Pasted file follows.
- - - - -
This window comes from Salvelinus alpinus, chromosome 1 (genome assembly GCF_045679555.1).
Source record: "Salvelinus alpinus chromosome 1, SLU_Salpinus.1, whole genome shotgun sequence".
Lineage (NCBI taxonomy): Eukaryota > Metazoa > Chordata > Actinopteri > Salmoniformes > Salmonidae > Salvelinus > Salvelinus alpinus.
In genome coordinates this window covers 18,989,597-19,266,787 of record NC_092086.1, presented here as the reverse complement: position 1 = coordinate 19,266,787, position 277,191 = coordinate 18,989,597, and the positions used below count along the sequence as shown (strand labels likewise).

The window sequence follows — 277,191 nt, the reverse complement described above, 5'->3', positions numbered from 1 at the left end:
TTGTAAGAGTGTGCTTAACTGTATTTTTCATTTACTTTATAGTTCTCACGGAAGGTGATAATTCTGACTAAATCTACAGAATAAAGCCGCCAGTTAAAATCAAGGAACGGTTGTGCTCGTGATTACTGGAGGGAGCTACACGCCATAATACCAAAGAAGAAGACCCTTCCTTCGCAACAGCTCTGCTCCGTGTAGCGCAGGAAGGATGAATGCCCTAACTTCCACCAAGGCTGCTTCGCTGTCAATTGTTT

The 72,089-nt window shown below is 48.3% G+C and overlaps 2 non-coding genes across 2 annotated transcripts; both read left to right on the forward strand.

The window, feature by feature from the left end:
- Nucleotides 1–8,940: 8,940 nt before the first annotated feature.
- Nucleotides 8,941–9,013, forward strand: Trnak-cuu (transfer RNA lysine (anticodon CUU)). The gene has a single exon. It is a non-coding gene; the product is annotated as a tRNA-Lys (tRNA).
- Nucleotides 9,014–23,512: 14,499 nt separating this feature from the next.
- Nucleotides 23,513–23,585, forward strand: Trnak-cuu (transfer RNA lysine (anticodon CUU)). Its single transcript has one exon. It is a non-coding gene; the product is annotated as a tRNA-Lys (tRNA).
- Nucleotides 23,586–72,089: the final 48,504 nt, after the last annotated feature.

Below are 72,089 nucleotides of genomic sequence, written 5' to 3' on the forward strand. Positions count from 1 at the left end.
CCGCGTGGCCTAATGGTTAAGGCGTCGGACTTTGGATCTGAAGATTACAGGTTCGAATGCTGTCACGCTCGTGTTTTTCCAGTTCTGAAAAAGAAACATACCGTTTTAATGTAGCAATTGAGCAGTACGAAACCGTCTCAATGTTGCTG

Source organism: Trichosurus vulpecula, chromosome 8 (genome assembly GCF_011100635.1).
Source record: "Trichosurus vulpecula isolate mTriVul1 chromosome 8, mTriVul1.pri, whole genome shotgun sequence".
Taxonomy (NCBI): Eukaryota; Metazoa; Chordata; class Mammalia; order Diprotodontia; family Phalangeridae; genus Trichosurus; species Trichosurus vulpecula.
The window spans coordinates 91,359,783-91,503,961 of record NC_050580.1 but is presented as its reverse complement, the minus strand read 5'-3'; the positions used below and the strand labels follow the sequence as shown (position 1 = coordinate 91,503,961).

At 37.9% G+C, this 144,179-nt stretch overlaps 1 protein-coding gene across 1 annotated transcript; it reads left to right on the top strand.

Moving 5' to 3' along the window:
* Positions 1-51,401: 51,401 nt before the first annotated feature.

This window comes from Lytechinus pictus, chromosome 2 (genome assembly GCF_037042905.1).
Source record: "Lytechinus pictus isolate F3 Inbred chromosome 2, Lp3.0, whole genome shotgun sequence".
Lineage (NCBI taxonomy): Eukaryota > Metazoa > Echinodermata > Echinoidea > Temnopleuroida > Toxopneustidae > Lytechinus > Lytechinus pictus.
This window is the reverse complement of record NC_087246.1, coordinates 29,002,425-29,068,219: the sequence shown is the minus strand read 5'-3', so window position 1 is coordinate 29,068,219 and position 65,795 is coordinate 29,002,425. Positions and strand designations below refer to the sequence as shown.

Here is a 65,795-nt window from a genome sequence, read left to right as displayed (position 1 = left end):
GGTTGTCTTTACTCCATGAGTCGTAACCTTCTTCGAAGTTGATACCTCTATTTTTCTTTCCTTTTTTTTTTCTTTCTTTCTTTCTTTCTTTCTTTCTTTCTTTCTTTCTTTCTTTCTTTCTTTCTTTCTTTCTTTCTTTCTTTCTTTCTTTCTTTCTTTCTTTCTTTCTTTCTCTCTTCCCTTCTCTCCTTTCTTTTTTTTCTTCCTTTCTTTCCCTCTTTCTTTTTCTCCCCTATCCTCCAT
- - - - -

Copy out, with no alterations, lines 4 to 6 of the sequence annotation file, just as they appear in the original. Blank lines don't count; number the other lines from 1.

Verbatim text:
In genome coordinates this window covers 18,989,597-19,266,787 of record NC_092086.1, presented here as the reverse complement: position 1 = coordinate 19,266,787, position 277,191 = coordinate 18,989,597, and the positions used below count along the sequence as shown (strand labels likewise).

The window sequence follows — 277,191 nt, the reverse complement described above, 5'->3', positions numbered from 1 at the left end:
TTGTAAGAGTGTGCTTAACTGTATTTTTCATTTACTTTATAGTTCTCACGGAAGGTGATAATTCTGACTAAATCTACAGAATAAAGCCGCCAGTTAAAATCAAGGAACGGTTGTGCTCGTGATTACTGGAGGGAGCTACACGCCATAATACCAAAGAAGAAGACCCTTCCTTCGCAACAGCTCTGCTCCGTGTAGCGCAGGAAGGATGAATGCCCTAACTTCCACCAAGGCTGCTTCGCTGTCAATTGTTT